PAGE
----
In the episode I made about leaving academia there was lots of useful advice about moving away from academia, however, I just wanted to spend a little bit of time helping people who know they want to leave, but aren't really sure where they want to go. Knowing that academia isn't for you is one thing, but knowing what is, is something else entirely.
I faced the same problem not so long back, where, after a period angst and unhappiness, I had realised that my dream of being an academic was not for me. It was not without an ounce of regret that I realised this, but I realised I had to start planning for alternatives.
So what was I to do? I had amassed a great variety of useful skills during my PhD, such as: waiting for meetings that never happened, poking bees to check if they're alive or not, dropping lights on my head, moving heavy scientific equipment around etc. etc. etc. But where was I going to apply those highly sought after skills? The advice I found myself taking, and I recommend to you, is to try new things.
Sounds simple, may even sound obvious, but honestly if you're struggling to think about where you want to go next then this is the most practical advice I can give you.
In my case, after my dreams of winning the Nobel Prize had been dashed, I took up some hobbies. I tried drawing, writing, making cards, all sorts of things, until I accidentally found something that I enjoyed and I thought I might be able to make a career out of. I found that I loved talking about science. It made sense, the reason I had gone so far down the academic track was for a love of the field. So now I find myself making science programs and other media content in my spare time, after a variety of half-pursued hobbies.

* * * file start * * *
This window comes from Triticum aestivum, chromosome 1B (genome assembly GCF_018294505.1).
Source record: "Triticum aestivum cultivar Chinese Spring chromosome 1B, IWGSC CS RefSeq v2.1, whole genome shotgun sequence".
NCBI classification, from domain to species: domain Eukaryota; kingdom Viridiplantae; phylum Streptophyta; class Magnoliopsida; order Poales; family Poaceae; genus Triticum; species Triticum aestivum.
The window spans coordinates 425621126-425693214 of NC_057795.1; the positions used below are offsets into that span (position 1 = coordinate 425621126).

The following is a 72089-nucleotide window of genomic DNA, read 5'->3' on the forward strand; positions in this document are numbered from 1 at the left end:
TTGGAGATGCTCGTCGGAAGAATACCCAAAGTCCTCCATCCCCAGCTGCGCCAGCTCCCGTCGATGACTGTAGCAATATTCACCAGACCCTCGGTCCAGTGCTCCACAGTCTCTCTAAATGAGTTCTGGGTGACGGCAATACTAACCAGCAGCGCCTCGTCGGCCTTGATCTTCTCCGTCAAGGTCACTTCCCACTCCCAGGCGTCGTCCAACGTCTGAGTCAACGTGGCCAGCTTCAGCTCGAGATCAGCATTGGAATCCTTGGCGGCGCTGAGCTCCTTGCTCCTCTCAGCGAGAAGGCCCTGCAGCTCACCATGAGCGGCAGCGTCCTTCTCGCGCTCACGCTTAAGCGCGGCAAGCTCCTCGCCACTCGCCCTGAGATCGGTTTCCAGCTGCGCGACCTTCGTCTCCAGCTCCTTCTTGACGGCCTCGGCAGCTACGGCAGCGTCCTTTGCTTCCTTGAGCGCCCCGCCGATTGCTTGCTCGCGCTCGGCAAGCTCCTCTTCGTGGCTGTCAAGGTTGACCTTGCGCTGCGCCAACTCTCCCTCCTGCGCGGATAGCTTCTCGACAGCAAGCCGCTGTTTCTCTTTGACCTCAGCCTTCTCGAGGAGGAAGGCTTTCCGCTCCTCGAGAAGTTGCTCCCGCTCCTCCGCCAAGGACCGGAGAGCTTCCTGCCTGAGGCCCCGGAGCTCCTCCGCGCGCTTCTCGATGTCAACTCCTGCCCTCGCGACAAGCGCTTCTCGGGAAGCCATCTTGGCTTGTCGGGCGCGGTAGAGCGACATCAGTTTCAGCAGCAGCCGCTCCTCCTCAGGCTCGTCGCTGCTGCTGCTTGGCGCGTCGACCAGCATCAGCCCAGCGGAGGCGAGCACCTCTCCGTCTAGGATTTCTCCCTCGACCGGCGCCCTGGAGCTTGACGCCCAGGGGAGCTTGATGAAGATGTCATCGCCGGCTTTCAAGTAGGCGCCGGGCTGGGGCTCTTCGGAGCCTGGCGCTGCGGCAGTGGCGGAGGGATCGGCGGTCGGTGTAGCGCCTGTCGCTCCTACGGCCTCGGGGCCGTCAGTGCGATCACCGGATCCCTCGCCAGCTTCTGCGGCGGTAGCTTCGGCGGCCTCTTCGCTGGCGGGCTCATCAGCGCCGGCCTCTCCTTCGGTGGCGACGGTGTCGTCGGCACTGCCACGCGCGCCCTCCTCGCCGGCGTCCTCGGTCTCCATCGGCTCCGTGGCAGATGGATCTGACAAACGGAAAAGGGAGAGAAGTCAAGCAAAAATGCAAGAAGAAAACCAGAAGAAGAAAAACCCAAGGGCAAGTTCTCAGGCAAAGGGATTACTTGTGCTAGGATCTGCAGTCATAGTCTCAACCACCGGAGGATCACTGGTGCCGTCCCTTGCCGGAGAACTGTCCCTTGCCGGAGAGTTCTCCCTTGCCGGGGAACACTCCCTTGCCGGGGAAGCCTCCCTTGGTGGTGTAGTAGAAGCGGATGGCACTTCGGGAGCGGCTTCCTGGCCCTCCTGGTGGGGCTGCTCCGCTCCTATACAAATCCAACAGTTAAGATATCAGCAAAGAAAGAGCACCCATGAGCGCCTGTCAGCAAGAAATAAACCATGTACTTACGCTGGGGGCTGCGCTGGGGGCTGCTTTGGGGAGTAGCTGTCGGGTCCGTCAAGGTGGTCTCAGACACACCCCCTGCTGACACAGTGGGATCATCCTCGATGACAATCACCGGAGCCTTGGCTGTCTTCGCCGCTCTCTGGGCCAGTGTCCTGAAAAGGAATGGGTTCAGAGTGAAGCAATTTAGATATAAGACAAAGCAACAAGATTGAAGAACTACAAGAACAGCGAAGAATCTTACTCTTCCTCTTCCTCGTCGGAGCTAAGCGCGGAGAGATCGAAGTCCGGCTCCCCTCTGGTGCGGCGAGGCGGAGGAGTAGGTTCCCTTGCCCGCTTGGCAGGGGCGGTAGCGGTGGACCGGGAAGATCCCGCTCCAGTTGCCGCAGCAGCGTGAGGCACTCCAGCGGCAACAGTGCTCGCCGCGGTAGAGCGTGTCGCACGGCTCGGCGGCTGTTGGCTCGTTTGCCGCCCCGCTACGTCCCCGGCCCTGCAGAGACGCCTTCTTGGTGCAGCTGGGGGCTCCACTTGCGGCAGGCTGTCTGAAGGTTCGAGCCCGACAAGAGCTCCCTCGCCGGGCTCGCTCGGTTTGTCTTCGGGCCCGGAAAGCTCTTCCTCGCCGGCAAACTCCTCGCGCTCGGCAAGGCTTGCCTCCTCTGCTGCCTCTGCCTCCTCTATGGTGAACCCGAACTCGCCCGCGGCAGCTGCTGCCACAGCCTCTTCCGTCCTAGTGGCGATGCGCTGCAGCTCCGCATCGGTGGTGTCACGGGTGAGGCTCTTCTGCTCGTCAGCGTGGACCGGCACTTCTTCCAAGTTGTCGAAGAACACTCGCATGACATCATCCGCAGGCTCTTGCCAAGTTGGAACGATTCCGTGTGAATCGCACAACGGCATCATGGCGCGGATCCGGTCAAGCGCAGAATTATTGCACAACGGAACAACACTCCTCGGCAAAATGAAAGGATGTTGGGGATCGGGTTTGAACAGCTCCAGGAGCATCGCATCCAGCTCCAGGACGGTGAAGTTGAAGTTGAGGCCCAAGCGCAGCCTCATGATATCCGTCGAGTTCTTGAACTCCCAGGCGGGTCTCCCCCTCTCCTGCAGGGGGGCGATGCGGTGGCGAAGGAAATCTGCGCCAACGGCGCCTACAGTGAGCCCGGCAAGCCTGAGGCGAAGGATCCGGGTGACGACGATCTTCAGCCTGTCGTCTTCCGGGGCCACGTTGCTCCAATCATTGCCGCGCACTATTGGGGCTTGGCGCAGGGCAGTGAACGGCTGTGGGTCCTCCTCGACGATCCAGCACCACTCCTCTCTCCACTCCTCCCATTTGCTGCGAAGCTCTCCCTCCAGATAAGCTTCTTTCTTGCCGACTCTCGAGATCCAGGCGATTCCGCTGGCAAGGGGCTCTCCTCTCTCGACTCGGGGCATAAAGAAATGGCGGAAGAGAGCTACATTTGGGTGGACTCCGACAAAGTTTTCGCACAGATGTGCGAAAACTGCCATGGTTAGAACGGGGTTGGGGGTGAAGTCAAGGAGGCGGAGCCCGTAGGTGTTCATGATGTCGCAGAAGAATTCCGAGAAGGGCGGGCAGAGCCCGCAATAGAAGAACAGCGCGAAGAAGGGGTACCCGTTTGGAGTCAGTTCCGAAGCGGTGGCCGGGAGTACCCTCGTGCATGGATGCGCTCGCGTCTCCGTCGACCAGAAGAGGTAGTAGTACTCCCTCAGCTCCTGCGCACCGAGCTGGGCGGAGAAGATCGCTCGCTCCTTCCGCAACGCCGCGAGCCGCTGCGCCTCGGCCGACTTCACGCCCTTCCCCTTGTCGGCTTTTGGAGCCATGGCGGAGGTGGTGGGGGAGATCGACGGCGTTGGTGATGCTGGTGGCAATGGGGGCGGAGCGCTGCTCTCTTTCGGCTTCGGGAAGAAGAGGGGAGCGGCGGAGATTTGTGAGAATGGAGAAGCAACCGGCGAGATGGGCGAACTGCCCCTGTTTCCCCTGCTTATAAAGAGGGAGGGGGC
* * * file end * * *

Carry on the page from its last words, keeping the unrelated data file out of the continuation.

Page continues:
Certainly, what I decided on for my future career was perfectly practical to do in my spare time, but you may be wondering how you may try jobs whilst you're doing your PhD? Well I think that the PhD represents a chance to try all sorts of things. I know, it's very time-consuming and it's your number 1 priority (as it should be), but it does represent a unusual time in your life where you are flexible and can try all sorts of things. You may be able to do a project, or start a collaboration, with industry. You may be able to do some outreach (after all, this is often written into grant proposals these days). You may be able to get involved in policy. You could start a collaboration with another discipline.
There are a number of things you can do as part of, or whilst you do your PhD that can give you insights into what other careers are. Even if you can't fit things as part of your PhD, you can arrange to give yourself some time to explore other things. Most careers these days will involve something that you can probably try for yourself in your spare time. Volunteer somewhere, take an internship, research what a career involves and try doing it yourself.
The trick is to not worry about not spending time on your PhD... easy right? I'm fully aware of the guilt that comes with other activities. But try to, instead of thinking of it as time spent away from your PhD, think of it as gaining the skills necessary for your future career. Your PhD is a couple of years, your future career may span the rest of your life. Don't be afraid to switch from one thing to another, this is all about trying to find something you enjoy, more than that it's trying to rationally establish the skillset required for a fulfilling career. That goes for jobs after the PhD too, you may not find the 'right' job straight away, but it's all part of your career journey and can help guide you to something that you really want to do.
So go out there, and try something new.